Space missions don’t seem made for exquisite palates. Or little given to trying new recipes and ingredients, at least. Although we don’t know for sure when the first manned trip to Mars will be completed –in an interview with XATAKA, Pedro Duque estimated that with a powerful investment it will take at least two decades – what is certain is that who or who stars in it will have to take with them supplies of water and food for a good season: about nine months for the outbound trip and as many for the return trip, according to the calculations that the astrophysicist and astrobiologist Angélica Andamientos recently shelled in The country.
To be successful, manned space missions – especially the longest ones – need formulas that guarantee their crews safe, nutritious and, if possible, tasty food. NASA and its Canadian counterpart (CSA) know this and at the beginning of 2021 they decided to launch the call for the Deep Space Food Challenge, a public competition that precisely encourages the development of technologies and food production systems from one of the “watchwords” of efficiency: producing a lot, of quality and generating the least amount of waste possible.
His vocation is not only spatial. The results of the Deep Space Food Challenge could also help improve food production here on earth, an attractive idea in urban areas or harsh environments, such as arid water-scarce regions.
The challenge from NASA and CSA – each one opened the competition to teams from their respective countries, but candidates from other states have also been able to participate, at an international level – proposed a clear and demanding challenge: to devise formulas for feed four people during a three-year round-trip space mission no possibility of resupply. All, of course, producing the least amount of waste while maximizing production. Different categories were also launched: manufacturing, biocultures and plant growth.
Recipes not suitable for all stomachs
After months of studies and with the proposals already presented, NASA and CSA selected 38 winning teams from the first phase – there is now a second on the agenda – among which there are profiles as diverse as professional chefs, students or companies. Each received $ 25,000 to develop their ideas. What menus do you suggest for the astronauts of tomorrow? His approaches range from growing vegetables in conditions similar to those on Mars to baking bread on a space shuttle or using microalgae for “crunchy sandwiches.”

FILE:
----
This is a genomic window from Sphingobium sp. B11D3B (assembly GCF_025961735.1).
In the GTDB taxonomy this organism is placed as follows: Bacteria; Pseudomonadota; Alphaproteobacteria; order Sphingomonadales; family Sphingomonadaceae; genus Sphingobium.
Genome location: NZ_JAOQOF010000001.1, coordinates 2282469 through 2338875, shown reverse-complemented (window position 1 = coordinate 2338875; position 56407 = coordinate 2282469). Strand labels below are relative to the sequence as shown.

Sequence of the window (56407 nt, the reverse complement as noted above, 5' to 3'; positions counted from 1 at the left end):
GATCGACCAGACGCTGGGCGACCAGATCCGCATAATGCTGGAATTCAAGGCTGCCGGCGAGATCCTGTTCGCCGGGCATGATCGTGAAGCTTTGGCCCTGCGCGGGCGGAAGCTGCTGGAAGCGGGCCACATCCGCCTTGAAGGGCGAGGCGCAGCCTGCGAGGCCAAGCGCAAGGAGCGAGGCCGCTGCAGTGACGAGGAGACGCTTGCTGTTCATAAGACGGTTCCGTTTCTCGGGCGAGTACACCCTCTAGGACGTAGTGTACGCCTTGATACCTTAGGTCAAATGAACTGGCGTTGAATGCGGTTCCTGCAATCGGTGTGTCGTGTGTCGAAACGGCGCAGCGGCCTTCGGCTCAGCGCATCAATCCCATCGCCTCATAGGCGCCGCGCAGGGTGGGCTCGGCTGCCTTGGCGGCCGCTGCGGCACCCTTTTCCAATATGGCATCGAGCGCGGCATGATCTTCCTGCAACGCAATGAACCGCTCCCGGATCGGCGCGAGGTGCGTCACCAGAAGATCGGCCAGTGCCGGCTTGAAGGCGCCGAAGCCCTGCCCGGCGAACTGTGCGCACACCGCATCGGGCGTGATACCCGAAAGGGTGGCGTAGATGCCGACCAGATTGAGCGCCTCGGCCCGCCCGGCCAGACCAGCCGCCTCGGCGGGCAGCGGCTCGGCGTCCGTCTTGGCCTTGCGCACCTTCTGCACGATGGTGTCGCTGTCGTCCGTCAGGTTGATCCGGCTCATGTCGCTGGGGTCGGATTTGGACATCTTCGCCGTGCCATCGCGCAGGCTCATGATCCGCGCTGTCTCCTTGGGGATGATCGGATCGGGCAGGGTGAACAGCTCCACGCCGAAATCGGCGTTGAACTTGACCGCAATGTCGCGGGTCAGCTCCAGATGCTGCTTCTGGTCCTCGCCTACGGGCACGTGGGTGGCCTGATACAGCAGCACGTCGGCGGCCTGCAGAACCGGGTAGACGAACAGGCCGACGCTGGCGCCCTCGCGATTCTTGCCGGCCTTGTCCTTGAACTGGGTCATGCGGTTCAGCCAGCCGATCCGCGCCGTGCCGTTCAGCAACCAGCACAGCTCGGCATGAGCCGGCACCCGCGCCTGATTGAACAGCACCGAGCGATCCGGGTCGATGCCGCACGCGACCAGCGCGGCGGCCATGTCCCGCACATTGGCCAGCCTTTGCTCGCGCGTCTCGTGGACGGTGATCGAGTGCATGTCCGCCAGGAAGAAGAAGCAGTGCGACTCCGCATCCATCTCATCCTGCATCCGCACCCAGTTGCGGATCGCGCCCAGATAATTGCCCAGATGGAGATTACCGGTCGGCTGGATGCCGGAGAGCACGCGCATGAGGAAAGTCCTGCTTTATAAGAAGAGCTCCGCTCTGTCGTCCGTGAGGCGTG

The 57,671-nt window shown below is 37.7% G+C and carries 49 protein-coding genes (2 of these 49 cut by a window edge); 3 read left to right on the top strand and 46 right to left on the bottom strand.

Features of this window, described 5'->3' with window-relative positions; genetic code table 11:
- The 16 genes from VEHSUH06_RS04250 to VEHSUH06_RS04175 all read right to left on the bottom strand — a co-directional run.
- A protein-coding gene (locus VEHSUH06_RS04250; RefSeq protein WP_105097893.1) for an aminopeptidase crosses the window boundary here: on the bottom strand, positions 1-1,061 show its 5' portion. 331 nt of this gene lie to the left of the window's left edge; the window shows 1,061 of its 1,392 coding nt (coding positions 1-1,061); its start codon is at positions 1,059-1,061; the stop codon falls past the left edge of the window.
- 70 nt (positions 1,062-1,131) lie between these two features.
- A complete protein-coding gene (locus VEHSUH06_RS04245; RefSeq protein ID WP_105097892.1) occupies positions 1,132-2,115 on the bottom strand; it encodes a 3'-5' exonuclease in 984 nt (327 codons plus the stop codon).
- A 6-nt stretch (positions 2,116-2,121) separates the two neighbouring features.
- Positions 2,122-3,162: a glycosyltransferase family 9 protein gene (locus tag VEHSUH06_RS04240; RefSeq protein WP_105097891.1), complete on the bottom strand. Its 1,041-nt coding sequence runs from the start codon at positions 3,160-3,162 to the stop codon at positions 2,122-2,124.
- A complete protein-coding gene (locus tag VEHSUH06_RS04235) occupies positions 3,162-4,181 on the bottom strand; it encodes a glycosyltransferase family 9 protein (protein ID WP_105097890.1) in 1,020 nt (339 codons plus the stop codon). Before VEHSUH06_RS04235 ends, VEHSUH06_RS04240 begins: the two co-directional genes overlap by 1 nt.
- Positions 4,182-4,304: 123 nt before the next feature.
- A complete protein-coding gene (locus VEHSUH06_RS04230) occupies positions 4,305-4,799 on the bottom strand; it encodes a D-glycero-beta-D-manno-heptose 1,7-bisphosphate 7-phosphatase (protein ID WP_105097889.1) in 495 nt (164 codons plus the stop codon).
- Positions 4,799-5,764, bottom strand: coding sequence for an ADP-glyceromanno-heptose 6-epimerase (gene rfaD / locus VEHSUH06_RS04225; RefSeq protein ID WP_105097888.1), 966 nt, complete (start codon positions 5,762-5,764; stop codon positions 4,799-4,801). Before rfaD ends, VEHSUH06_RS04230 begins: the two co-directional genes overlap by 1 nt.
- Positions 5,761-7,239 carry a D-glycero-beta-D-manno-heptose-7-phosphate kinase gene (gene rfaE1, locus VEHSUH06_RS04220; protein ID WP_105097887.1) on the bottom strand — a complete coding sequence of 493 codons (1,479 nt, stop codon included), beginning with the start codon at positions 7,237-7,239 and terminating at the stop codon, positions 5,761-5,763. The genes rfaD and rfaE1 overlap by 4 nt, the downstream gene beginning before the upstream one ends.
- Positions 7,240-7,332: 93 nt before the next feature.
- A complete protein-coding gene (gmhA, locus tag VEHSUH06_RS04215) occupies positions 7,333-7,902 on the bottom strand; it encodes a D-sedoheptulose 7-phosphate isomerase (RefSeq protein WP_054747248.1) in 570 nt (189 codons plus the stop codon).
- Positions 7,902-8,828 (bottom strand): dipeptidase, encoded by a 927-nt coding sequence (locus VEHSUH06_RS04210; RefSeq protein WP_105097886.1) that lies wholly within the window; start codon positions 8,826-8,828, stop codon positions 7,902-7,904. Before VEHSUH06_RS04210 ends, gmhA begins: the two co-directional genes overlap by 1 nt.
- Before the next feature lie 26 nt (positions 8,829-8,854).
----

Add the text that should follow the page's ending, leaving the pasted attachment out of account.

“Beehex” proposes, for example, dehydrating plants and meats to store them in hermetically sealed cartridges that allow to extend the useful life of food more than five years. “BigRedBites” makes use of cyanobacteria, yeasts and fungi and presents a method that would cover 15% of the caloric needs of the day. In the case of “Deep Space Entomoculture” the key is the insect cells, “Mission: Space Food” proposes the cultivation of meat from stem cells and cryopreservation and “Nolux” suggests installing an artificial photosynthetic system to produce plants and fungi independently of biological photosynthesis.
One of the proposals selected in the international category –as collected by Space.com– it bears the unappetizing name of “Electric Cow” and proposes convert CO2 and waste into food thanks to the use of microorganisms and 3D printing. Another, “JPWorks SRL”, from Italy, offers a method for growing nanoplants and micro-vegetables in a pollution-proof ecosystem.
From Brazil, “LTCOP” put on the table the use of vertical panels for the production of vegetables and fruits in conditions similar to those of Mars; and in Florida the promoters of “Space Bread” devised an innovative system that lets astronauts bake bread in space thanks to multifunctional bags in which the ingredients are already included.
In Canada, among other solutions, “MARTLET” was raised, a system of breeding, gathering and processing to produce food rich in protein. Your raw material? Tens of thousands of crickets. The CSA technicians table also came “The Outpost”, de Canacompost Systems, an innovative solution that proposes the use of larvae and microbiota of the black soldier fly to generate organic fertilizer rich in nutrients in an automated system. The list goes on and on.
The objective: to keep the crews well nourished, with provisions, as little waste as possible and … Why not? With a satisfied palate.
After all, not so long ago we have already seen the astronauts, in the framework of the Plant Habitat 04 program, preparing tacos with peppers grown on the International Space Station.